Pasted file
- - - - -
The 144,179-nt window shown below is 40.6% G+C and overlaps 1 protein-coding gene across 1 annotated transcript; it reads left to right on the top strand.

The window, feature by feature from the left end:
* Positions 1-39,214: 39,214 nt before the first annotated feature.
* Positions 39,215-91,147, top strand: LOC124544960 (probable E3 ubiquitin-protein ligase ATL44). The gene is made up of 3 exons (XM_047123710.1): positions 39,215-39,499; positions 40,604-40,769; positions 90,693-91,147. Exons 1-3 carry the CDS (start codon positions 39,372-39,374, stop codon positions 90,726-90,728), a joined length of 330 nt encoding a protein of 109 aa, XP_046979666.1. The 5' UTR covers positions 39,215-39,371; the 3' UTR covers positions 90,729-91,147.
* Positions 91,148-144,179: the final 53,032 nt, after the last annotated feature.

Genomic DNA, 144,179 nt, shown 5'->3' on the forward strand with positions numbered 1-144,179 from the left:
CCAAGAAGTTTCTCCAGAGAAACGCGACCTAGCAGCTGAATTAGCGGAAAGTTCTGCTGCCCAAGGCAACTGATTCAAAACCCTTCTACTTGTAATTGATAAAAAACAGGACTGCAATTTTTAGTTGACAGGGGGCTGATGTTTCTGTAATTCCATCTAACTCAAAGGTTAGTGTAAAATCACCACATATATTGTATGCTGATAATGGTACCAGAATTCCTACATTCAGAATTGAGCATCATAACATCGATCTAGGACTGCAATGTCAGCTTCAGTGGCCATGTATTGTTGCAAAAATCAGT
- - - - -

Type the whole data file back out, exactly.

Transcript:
The 144,179-nt window shown below is 40.6% G+C and overlaps 1 protein-coding gene across 1 annotated transcript; it reads left to right on the top strand.

The window, feature by feature from the left end:
* Positions 1-39,214: 39,214 nt before the first annotated feature.
* Positions 39,215-91,147, top strand: LOC124544960 (probable E3 ubiquitin-protein ligase ATL44). The gene is made up of 3 exons (XM_047123710.1): positions 39,215-39,499; positions 40,604-40,769; positions 90,693-91,147. Exons 1-3 carry the CDS (start codon positions 39,372-39,374, stop codon positions 90,726-90,728), a joined length of 330 nt encoding a protein of 109 aa, XP_046979666.1. The 5' UTR covers positions 39,215-39,371; the 3' UTR covers positions 90,729-91,147.
* Positions 91,148-144,179: the final 53,032 nt, after the last annotated feature.

Genomic DNA, 144,179 nt, shown 5'->3' on the forward strand with positions numbered 1-144,179 from the left:
CCAAGAAGTTTCTCCAGAGAAACGCGACCTAGCAGCTGAATTAGCGGAAAGTTCTGCTGCCCAAGGCAACTGATTCAAAACCCTTCTACTTGTAATTGATAAAAAACAGGACTGCAATTTTTAGTTGACAGGGGGCTGATGTTTCTGTAATTCCATCTAACTCAAAGGTTAGTGTAAAATCACCACATATATTGTATGCTGATAATGGTACCAGAATTCCTACATTCAGAATTGAGCATCATAACATCGATCTAGGACTGCAATGTCAGCTTCAGTGGCCATGTATTGTTGCAAAAATCAGT